Alcohol Use and Alcohol Use Disorders in Bangladesh

Dewan, Gourab and Chowdhury, Fazle Rabbi (2015) Alcohol Use and Alcohol Use Disorders in Bangladesh. Asia Pacific Journal of Medical Toxicology, 4 (2). pp. 83-90.

APJMT_Volume 4_Issue 2_Pages 83-90.pdf

Download (658kB) | Preview
Official URL:


Background: This review was performed to evaluate the trend of alcohol use, characteristics of consumers, alcohol use disorders and toxic alcohol intoxications in Bangladesh. In addition, sources and sales figures of alcoholic beverages, and number of legal permits issued for alcohol consumption are reported and analyzed. Methods: A narrative search was performed on available medical literature in online medical databases including Medline, Embase, Google Scholar and Bangladesh Journal online (Banglajol) to obtain articles related to alcohol use and related disorders in Bangladesh. Governmental legislations and reports related to alcohol use were also collected and reviewed. The main estimates are based on the data reported during 2006 to 2011. Results: Estimated frequency of alcohol users in general population of Bangladesh is about 1.9 (CI 1.7-2.1). Prevalence of alcohol consumption is 3.6 (CI 3.3-4.1) among men and 0.3 (CI 0.2-0.5) among women. The majority of alcohol consumers are within 25 to 44 years of age (76.3). Total number of alcohol use permits has increased by 49.0 during 2006 to 2011. In total, 80637 permits have been issued up to 2011, and therefore it can be estimated that 79/100,000 people are legal alcohol consumers in Bangladesh. The estimate of alcohol use prevalence (1.9) is approximately 24 times higher than estimated legal consumers (0.08). There is a growing trend over alcohol use in Bangladesh, as alcohol per capital consumption has increased by about 100 times during 1973 to 2010. Heavy episodic drinking has been reported in 20.2 (CI 16.3-24.8) of Bangladeshi drinkers. Alcohol dependence was estimated to be 0.7 in general population. Conclusion: Alcohol use is on the rise in Bangladesh and it is particularly higher among some specific populations. Targeted intervention programs may help stop this increasing trend.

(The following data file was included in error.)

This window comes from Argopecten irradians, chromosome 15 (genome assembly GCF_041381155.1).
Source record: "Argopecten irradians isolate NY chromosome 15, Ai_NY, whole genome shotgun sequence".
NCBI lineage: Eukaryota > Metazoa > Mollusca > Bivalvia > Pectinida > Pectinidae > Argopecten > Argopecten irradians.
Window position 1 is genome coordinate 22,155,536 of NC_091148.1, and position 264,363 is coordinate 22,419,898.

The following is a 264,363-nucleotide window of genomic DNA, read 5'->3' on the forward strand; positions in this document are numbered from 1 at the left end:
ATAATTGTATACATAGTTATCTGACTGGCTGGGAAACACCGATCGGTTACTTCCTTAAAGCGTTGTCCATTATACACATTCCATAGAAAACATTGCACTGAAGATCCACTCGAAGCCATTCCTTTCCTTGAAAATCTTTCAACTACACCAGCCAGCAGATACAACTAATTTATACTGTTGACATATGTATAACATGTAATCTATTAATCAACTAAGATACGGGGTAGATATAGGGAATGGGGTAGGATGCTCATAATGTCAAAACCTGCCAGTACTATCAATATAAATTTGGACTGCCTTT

Item Type: Article
Subjects: QV pharmacology
Divisions: Journals > Asia Pacific J Toxicology
Depositing User: apjmt apjmt
Date Deposited: 07 Oct 2017 14:50
Last Modified: 07 Oct 2017 14:50

Actions (login required)

View Item View Item